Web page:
The state of Virginia will open an international trade office in Canada this year to further promote exports of agriculture and forestry products, which hit an all-time high last year, Virginia Secretary of Agriculture and Forestry Todd Haymore recently reiterated.
During remarks May 9 at the Virginia Maritime Association's annual banquet in Norfolk, Haymore noted that Gov. Bob McDonnell is the first governor in modern Virginia history to include agriculture and forestry in his overall economic agenda.
When the governor took office in 2010 the Virginia Department of Agriculture and Consumer Services had one trade office, in Hong Kong, dedicated to facilitating international agriculture and forestry sales. Since then, Virginia has opened eight similar trade offices in New Delhi, Mumbai and Bangalore, India; Shanghai; London; St. Petersburg; Mexico City; and San Jose, Costa Rica.
Virginia is the second state besides North Carolina to have a dedicated agriculture trade office in China.
A March 7 news release from Gov. McDonnell's office said that Virginia would establish an agriculture trade office in Canada. After the Norfolk event, Haymore said officials have yet to determine where it will be located.
Agriculture and forestry represent the two largest industries in Virginia.
Agricultural exports from Virginia reached a record $2.61 billion in 2012, up 12 percent from the previous high in 2011. Agricultural exports, including forestry products, have grown in value by about 17 percent since 2010, according to state figures.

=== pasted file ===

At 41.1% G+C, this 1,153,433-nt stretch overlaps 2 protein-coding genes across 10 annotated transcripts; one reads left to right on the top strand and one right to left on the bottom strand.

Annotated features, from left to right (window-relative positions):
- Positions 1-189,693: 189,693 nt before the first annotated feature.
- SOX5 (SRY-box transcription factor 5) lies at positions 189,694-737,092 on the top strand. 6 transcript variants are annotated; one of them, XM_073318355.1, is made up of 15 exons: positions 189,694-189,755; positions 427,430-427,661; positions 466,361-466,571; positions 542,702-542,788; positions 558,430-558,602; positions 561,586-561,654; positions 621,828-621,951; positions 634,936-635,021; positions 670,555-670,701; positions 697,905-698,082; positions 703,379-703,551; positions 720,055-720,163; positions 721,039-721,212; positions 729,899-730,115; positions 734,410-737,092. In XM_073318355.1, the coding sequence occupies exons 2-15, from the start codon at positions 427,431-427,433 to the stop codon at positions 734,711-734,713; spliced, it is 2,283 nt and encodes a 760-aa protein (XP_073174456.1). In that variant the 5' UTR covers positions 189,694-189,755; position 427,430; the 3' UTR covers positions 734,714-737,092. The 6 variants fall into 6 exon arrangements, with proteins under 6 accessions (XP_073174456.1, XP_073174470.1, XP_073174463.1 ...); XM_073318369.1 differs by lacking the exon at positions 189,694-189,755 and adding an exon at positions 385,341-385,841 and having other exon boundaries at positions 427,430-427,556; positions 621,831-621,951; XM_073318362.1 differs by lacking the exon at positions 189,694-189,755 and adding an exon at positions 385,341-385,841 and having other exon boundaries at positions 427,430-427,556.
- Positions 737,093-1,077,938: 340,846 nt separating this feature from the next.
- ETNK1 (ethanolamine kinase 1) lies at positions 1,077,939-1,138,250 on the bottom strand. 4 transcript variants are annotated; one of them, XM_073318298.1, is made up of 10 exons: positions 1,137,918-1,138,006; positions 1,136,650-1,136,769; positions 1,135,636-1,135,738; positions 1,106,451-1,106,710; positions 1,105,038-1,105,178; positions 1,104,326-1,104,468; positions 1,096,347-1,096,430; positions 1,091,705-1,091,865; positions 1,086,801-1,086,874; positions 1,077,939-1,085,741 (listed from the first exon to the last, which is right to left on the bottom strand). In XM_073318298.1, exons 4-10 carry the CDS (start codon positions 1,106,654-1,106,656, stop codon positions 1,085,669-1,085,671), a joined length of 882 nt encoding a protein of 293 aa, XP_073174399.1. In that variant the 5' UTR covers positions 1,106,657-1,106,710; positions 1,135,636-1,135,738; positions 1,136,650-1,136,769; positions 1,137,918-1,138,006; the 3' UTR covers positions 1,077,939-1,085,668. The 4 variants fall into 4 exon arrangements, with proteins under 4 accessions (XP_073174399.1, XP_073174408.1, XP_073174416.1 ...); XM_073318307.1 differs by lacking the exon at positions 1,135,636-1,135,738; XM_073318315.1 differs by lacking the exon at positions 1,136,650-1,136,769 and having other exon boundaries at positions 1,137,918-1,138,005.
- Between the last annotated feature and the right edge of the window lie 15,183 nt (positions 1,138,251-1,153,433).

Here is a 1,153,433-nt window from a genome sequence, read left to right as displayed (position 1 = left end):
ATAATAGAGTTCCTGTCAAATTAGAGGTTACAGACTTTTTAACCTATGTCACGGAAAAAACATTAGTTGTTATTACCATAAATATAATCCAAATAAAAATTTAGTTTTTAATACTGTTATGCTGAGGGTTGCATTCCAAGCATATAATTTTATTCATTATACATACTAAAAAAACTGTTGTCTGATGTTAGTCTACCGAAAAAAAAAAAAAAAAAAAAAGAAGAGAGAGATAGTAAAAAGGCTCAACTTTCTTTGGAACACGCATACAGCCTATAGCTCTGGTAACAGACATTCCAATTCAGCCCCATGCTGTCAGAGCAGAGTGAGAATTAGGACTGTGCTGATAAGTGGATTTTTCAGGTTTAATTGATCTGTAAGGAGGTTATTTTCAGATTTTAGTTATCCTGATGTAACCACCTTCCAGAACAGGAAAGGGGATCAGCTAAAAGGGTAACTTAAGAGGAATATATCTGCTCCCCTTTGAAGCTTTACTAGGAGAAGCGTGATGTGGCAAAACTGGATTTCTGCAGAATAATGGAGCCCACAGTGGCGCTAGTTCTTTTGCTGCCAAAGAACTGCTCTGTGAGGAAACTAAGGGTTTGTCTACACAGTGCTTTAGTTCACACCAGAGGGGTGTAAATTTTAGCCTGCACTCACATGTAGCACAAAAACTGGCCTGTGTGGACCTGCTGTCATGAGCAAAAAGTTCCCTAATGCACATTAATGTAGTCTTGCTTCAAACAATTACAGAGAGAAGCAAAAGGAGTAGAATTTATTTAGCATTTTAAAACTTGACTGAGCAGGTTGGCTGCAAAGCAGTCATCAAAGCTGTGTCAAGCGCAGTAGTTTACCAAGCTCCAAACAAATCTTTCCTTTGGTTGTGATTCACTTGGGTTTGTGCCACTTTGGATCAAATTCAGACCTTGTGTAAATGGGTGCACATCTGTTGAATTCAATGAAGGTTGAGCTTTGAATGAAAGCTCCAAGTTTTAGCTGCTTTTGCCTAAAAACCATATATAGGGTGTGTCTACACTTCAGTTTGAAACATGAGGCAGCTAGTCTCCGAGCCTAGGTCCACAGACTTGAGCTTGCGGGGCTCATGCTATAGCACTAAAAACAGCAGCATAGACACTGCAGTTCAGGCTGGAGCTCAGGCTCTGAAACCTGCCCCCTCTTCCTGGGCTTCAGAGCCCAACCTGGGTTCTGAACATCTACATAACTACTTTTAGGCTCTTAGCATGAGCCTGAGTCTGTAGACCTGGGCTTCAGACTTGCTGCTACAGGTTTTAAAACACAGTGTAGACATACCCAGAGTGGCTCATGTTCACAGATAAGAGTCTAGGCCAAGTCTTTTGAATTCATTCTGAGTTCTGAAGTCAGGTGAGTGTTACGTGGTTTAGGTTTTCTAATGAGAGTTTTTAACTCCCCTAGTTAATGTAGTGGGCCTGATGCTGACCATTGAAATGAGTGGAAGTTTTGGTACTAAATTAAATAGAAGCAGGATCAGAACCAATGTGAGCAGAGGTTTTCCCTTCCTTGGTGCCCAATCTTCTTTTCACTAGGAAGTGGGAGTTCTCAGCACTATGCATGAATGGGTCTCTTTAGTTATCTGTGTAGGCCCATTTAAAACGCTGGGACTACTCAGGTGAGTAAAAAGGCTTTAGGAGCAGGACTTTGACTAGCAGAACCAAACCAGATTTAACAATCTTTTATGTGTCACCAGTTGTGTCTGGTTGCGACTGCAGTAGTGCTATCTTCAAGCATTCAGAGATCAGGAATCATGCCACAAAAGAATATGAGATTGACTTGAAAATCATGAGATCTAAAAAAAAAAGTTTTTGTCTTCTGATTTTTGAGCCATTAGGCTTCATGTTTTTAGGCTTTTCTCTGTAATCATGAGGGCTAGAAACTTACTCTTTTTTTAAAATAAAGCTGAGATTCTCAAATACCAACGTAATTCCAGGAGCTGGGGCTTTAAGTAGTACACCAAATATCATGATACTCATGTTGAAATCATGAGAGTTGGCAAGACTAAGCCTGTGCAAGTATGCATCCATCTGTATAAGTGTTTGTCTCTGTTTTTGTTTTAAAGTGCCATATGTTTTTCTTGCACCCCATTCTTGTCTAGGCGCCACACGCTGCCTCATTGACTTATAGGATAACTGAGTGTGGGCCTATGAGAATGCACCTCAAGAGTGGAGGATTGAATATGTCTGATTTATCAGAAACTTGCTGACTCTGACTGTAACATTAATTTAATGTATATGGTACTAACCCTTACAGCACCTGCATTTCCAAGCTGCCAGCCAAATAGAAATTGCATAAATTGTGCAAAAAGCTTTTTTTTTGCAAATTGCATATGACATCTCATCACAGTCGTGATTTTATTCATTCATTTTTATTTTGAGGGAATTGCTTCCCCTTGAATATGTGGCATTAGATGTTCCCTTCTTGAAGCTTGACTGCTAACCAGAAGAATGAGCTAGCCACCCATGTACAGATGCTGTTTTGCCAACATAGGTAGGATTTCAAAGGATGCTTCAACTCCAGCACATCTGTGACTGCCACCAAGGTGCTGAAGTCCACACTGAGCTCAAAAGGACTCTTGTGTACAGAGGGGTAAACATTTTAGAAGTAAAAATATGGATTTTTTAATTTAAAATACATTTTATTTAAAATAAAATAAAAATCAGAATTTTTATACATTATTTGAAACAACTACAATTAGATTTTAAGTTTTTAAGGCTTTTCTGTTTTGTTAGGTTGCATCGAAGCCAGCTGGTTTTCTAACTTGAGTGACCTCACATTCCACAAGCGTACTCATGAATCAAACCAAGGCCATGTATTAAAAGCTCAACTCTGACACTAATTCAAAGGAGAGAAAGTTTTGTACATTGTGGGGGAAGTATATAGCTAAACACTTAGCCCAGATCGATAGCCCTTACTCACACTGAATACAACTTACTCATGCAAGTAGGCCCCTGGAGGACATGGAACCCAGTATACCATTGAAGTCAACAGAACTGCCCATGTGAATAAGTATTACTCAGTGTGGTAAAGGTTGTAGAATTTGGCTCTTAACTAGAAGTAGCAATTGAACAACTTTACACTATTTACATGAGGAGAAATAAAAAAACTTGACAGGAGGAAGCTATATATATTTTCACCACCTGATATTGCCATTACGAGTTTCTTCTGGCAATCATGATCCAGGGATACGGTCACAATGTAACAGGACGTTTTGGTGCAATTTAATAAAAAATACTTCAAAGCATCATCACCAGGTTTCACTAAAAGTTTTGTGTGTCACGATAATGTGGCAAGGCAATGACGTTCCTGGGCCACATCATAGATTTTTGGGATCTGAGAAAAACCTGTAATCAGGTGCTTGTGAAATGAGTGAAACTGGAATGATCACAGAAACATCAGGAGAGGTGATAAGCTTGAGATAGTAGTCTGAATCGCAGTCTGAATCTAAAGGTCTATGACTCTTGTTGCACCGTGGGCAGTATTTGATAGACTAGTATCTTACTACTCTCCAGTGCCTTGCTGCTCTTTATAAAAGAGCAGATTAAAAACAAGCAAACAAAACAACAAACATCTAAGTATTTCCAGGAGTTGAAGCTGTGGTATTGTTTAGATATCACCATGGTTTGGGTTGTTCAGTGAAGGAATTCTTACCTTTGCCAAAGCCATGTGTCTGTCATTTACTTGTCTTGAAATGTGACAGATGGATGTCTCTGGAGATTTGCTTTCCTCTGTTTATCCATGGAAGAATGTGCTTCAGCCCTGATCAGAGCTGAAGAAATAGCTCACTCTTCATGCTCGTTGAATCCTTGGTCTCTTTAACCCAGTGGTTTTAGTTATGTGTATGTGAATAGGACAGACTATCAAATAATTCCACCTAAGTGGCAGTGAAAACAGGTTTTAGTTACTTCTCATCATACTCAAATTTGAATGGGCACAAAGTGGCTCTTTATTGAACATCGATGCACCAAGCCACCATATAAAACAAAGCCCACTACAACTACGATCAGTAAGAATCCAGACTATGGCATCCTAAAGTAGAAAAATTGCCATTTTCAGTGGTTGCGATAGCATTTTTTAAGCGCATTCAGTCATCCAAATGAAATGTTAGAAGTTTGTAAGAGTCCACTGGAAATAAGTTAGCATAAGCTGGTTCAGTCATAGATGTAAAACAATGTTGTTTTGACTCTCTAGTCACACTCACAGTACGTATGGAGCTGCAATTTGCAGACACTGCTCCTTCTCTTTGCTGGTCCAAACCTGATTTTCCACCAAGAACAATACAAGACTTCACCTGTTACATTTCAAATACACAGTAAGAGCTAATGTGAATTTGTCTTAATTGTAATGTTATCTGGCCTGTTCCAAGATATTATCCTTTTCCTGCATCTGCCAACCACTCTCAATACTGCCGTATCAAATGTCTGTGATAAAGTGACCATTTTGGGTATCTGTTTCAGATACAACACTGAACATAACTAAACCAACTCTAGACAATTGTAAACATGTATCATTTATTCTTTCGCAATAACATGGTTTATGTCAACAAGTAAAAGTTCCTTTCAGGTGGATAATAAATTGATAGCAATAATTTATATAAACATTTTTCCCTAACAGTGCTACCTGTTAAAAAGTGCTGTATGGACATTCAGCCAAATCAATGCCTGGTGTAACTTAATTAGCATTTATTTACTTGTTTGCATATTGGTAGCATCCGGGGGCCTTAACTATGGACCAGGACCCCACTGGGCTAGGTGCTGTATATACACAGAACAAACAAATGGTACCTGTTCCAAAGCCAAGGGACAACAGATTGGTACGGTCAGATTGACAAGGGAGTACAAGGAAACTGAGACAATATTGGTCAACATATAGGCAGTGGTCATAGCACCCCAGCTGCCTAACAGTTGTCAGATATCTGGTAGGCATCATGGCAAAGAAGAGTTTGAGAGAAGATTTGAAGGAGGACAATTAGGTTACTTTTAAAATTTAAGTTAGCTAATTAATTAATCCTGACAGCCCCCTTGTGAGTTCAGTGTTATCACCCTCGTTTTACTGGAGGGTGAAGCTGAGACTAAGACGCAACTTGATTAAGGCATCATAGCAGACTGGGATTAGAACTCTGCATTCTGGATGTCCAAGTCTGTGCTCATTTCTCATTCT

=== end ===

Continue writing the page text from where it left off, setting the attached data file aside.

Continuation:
Top export products include soybeans, soybean meal, lumber, logs, wood products, tobacco, soybean oil, grains such as wheat and barley, pork, animal feed, processed foods and beverages, wine, animal fats and oils, wood pellets, cotton, seafood, and raw peanuts.
China became the top export destination for Virginia agricultural products in 2012 with $638 million in orders, up from $304 million in 2011. In 2009, China purchased $169 million worth of goods exported through Virginia ports. Soybeans and grain are the primary commodities shipped to China.
Virginia is pushing hard to reach $1 billion in agriculture sales to China this year, Haymore said in a brief interview.
Canada is Virginia's second largest export customer. Last year it imported $205 million worth of commodities from Virginia. Morocco, which was the largest export market for Virginia in 2011, is the third largest customer with $139 million in goods purchased.
Wood pellets were the fastest growing export commodity in Virginia last year, rising more than 800 percent from about $4 million to $35 million, largely driven by new sales to the European Union, according to the governor's office.
The export value of soybeans more than doubled between 2011 and 2012, from $327 million to $734 million, due in large measure to the administration's efforts to help companies find new customers overseas.
Virginia's agriculture strategic plan focuses on high-growth markets such as China, India, Latin America and Europe, which despite its recession presents opportunities for agriculture and forestry products. State officials say that a relatively small investment in agriculture trade offices and international marketing efforts -- about $2 million since 2010 -- has paved the way for $500 million in new deals between the state's agribusinesses and foreign buyers. Gov. McDonnell has led trade missions to Canada, Great Britain, Ireland, Switzerland, the Netherlands, Sweden, Germany, Japan, South Korea, Israel, China, and India.
Haymore, who is on a trade mission in the United Kingdom this week, said the majority of exports are produced in Virginia, but acknowledged that the statistics include commodities from other states that are shipped from the Port of Virginia and the state's airports. - Eric Kulisch